Summer Sun Protection Tips
It’s summertime and the livin’ is easy…but the summer sun can be hard on the skin. Even seemingly minimal sun damage now can have serious long-term effects. There are plenty of reasons why overexposure to the sun’s harmful ultraviolet rays is dangerous, ranging from the cosmetic (premature wrinkles) to the possibly life-threatening (skin cancer). To practice good sun safety while still enjoying summer’s fresh air and warm weather, keep in mind these sun protection tips:
Apply sunscreen properly – Sure, everyone knows they should be wearing sunscreen, but many people do not use it in the most effective way. Here are some basic guidelines:
- Whether you spend your day in an office or at the beach, sunscreen should be applied to your skin every day, 15 minutes before leaving your home. Rainy days and sunny days. Summer and winter.
- Apply sunscreen to all areas of exposed skin including the tops of your feet, neck, ears, back, behind your knees, and any bald spots on the scalp.
- Reapply after swimming or sweating, or every two hours.
- Apply generously—you should be using approximately one ounce of sunscreen (about the size of a shot glass) each time.
See this infographic for more information about what you need to know about sunscreen.
Use the right kind of sunscreen – The American Academy of Dermatology recommends using a water-resistant sunscreen that has a sun protection factor (SPF) of at least 30. An SPF of 30 means you can stay in the sun 30 times longer without getting burned. Make sure the sunscreen provides broad spectrum coverage so that it will protect you from both UVA and UVB rays. This infographic talks about the importance of sun protection and the types of ingredients you should look for in a sunscreen.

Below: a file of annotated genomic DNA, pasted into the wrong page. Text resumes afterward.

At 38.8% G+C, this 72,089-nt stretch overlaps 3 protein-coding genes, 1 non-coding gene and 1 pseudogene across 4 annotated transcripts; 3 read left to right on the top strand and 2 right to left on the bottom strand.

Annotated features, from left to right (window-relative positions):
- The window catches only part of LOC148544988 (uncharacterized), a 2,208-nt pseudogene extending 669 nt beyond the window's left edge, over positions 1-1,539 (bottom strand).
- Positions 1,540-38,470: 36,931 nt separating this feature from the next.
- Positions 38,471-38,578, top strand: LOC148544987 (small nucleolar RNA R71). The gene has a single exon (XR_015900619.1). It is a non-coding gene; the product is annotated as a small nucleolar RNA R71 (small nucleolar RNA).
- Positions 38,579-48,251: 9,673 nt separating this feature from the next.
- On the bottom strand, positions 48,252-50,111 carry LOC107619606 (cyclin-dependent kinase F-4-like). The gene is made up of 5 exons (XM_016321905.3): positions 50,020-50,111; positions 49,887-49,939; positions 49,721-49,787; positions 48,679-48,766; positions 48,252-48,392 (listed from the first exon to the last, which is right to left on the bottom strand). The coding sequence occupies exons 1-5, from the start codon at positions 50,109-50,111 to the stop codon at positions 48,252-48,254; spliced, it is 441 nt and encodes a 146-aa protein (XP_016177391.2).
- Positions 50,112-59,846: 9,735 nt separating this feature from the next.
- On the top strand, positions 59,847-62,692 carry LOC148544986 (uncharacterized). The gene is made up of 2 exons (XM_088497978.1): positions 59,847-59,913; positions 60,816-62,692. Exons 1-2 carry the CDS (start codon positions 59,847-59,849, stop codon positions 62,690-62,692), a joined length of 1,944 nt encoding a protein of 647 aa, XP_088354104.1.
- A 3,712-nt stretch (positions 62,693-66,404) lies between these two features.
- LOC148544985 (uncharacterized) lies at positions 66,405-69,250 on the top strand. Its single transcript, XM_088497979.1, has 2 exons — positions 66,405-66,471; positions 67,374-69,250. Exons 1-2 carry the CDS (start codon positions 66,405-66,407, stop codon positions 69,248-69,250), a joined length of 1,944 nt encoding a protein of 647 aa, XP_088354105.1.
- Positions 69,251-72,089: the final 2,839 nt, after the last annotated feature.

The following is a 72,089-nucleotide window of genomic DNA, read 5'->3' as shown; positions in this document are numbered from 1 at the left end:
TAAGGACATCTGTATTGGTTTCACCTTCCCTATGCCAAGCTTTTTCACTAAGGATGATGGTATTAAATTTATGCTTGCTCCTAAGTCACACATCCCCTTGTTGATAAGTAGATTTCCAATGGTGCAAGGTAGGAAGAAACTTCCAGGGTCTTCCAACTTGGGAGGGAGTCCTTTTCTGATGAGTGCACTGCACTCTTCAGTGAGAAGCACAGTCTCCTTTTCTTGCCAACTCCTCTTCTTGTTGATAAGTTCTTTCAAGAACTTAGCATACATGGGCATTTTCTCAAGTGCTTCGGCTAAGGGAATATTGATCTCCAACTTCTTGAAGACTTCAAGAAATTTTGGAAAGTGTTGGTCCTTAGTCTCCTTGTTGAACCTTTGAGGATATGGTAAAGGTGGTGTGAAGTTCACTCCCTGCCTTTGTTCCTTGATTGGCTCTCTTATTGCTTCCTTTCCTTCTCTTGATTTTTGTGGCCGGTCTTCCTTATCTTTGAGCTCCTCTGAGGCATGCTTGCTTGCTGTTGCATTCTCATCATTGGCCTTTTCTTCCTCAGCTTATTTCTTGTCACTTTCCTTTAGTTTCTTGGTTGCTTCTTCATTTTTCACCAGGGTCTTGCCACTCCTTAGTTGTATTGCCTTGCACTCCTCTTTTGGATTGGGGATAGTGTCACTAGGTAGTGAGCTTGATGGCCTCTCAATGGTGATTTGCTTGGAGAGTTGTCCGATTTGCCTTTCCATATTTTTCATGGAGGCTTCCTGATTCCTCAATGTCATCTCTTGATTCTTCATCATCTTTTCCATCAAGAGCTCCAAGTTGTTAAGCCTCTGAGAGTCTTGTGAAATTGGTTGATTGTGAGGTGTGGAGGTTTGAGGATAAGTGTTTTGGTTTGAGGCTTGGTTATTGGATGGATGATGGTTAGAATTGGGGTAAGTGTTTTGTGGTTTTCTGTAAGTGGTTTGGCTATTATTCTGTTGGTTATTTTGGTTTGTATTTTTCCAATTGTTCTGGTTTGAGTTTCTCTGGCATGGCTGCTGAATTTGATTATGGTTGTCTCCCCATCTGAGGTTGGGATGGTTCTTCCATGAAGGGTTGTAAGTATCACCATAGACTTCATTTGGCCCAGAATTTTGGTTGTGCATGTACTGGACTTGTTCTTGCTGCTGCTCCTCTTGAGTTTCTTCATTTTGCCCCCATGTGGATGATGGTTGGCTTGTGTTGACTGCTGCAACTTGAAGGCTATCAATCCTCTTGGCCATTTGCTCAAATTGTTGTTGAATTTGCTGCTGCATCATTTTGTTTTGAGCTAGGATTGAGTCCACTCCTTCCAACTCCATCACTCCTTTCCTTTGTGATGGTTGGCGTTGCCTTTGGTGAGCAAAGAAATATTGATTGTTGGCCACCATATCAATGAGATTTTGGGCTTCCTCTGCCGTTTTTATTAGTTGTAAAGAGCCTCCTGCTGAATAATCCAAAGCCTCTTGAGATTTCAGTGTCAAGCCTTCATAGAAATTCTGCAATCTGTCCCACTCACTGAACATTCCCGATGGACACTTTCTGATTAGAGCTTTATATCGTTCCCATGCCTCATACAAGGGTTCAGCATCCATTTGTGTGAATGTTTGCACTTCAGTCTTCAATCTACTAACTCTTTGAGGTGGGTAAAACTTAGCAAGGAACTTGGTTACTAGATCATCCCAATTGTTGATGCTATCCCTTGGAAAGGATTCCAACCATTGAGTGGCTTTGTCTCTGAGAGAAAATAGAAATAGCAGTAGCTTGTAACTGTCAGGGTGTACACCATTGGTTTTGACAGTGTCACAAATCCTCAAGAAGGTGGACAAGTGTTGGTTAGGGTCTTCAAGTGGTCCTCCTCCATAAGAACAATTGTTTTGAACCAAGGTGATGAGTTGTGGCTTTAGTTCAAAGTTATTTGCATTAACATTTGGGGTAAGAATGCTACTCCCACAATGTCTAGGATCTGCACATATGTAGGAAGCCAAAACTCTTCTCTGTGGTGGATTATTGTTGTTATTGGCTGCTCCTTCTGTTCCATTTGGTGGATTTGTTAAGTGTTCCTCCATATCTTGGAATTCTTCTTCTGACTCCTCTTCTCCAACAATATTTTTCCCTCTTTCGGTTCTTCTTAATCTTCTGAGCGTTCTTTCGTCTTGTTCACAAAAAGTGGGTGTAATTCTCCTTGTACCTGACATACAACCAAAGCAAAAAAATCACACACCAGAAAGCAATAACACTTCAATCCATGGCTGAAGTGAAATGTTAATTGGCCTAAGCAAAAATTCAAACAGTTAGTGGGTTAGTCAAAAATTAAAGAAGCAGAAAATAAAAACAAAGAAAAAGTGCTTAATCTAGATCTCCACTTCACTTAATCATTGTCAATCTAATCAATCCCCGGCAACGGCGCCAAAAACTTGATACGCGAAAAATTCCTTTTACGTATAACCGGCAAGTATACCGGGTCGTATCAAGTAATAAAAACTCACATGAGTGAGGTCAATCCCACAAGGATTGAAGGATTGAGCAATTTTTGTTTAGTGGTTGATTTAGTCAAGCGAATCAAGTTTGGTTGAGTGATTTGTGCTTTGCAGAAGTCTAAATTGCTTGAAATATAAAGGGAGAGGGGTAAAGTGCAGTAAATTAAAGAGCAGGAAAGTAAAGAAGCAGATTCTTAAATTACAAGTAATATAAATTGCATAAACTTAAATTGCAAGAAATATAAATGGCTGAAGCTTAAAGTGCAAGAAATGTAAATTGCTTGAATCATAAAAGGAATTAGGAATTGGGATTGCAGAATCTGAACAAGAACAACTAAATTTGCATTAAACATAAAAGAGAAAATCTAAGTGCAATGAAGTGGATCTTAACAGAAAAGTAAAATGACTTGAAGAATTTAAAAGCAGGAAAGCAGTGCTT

Time it right – Obviously the best way to avoid sun exposure is to stay indoors. The sun’s rays are strongest between the hours of 10 a.m. and 4 p.m. If possible, limit your time outdoors during this time.
Take cover – Cover your head with a wide brim hat to shield your neck, nose, ears, forehead, and scalp from the sun. Protect your eyes with sunglasses that provide UVA and UVB protection. And wear loose fitting, dark colored, tight-woven clothing that covers your arms and legs. But remember–clothes are not a substitute for sunscreen. You still need to use sunscreen since most clothes do not offer a high enough SPF.
Go for the artificial glow – No tan is a healthy tan. Having a tan means that your skin has already been damaged by the sun’s UV radiation. If you want a darker look, try a spray tan or use a bronzer.
Get sunburn relief – If you do get a sunburn, there are several things you can do to get some relief:
- Take an anti-inflammatory painkiller such as ibuprofen.
- Place cool compresses on your skin but do not put ice directly on the sunburn.
- Moisturize your skin when it is damp with a hydrating lotion.
- Stay hydrated. Very bad sunburns can cause you to become dehydrated. Replenish fluids and electrolytes by drinking water or sports drinks.
- Use aloe vera to soothe the burn and promote healing.
- Try a DIY sunburn relief recipe. Many people swear by their homemade remedies such as this aloe vera sunburn soother made with aloe vera gel, coconut oil and avocado oil.
Seek medical attention if you get a severe sunburn with blisters on over 20 percent of your body.
A sunburn means some skin damage has already been done, but you can help your skin stay healthy going forward by keeping yourself protected with the tips above. Have fun the sun this summer – the safe way!